Lowering expectations of myself has been hard for me because I have traditionally been hard on myself in general. Not so much anymore. This disease has taught me many good things, but I am still "kicking and screaming" at bit at the changes even when they are really for the better.
Monkeyshines - I can really relate to your post. Sounds very similar to me. Don't want to lower my level of living because of this disease. Want to keep that house, pets, etc. And I wonder how much that is really hurting me or not (to keep working to keep what I have). Where I live, everything is so expensive to live, that I would be a fool to move now.
I wonder if people who no longer work feel that it made a significant difference in their ability to heal.
Allie - the sleep part has been difficult for me. Sometimes I sleep well and others not. Perhaps I should ask about some other help for that. Only exercising when I feel up to it is good advice. I tend to push myself. Usually after I exercise (or during) I feel better, but sometimes I pay the next day.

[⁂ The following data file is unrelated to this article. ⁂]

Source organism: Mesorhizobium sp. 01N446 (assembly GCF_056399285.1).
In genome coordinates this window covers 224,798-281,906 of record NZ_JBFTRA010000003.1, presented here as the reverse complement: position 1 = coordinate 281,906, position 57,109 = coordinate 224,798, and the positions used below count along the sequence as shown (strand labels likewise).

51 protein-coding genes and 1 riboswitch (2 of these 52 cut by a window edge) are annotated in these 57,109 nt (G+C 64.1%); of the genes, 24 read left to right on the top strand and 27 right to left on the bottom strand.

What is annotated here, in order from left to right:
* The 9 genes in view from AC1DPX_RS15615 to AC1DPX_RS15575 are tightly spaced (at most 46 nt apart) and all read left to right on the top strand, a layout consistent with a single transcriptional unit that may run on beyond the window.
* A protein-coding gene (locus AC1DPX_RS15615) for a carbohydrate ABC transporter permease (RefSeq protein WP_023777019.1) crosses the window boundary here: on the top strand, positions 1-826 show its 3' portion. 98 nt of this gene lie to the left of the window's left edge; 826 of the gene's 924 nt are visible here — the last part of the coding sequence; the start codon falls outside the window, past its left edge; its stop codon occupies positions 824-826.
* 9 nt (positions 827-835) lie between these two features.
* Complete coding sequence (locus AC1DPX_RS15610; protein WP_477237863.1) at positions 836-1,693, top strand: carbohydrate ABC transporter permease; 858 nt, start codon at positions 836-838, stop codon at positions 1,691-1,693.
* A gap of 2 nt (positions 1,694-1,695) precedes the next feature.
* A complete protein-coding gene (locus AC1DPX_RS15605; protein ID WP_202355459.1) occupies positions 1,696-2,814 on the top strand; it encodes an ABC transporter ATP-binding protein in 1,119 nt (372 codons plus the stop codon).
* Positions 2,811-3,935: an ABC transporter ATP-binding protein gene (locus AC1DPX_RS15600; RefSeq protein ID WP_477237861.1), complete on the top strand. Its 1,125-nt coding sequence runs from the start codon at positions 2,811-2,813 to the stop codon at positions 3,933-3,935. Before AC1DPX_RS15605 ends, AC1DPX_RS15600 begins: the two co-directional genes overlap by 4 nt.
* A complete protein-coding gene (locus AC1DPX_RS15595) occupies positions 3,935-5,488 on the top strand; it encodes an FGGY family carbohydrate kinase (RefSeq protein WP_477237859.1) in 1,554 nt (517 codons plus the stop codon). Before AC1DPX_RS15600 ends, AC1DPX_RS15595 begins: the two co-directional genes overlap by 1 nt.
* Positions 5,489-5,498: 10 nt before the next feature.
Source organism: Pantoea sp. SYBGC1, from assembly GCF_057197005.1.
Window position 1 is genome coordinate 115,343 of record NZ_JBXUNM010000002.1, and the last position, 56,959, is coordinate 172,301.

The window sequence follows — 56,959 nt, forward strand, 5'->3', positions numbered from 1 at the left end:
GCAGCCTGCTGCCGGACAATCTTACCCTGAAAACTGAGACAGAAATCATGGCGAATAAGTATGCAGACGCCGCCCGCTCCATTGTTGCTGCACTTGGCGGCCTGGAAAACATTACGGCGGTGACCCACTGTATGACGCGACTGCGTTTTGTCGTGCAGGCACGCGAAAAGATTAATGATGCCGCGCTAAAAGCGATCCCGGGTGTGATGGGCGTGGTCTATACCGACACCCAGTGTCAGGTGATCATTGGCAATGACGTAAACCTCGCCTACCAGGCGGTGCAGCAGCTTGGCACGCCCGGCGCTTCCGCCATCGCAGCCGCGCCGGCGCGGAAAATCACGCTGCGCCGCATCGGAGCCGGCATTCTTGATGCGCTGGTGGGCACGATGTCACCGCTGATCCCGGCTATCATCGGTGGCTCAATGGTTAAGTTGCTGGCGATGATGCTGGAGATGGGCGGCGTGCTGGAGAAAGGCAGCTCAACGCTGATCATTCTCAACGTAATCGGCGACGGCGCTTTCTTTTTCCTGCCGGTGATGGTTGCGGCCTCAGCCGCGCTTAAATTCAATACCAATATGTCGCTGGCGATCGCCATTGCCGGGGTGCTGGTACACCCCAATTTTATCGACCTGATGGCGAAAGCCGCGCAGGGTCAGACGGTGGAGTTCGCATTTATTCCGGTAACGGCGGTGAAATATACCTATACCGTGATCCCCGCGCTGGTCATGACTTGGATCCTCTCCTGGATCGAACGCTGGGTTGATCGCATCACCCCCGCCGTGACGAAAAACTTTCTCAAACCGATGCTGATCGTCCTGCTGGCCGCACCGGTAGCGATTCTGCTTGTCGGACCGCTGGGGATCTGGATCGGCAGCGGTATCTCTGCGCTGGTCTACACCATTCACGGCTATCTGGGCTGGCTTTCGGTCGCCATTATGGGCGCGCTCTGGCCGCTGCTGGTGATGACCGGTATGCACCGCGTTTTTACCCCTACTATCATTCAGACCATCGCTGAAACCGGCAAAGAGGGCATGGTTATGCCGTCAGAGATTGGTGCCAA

Haven't exercised in 1 week now and I don't like not being able to exercise. Just bought a rebounder, though, and hope to start using it regularly when it arrives!
Wish I had someone to help me at home, but the cats don't know how to cook!
Thanks for all of you here at Lymenet. It really is a safe haven for me...
I commute from CT into manhattan every day and it takes about 1 hr and 15 minutes door to door total time. I try to relax on the train ride by either reading or sleeping.
Keeping a calendar is a good idea. I use the yahoo calendar to keep track of everything. It's free and can be accessed anywhere you have access to the internet. I can put down my doctor appointments, ultrasound appts, etc. and I can easily keep track of days I take off from work.
Regarding the supplies for IV, what I do is that I have them shipped to my work (they usually come Tues or Wed). I then take the rocephin balls and put them in these tupperware containers I have and stick them in the fridge here at work. I take them home when I leave.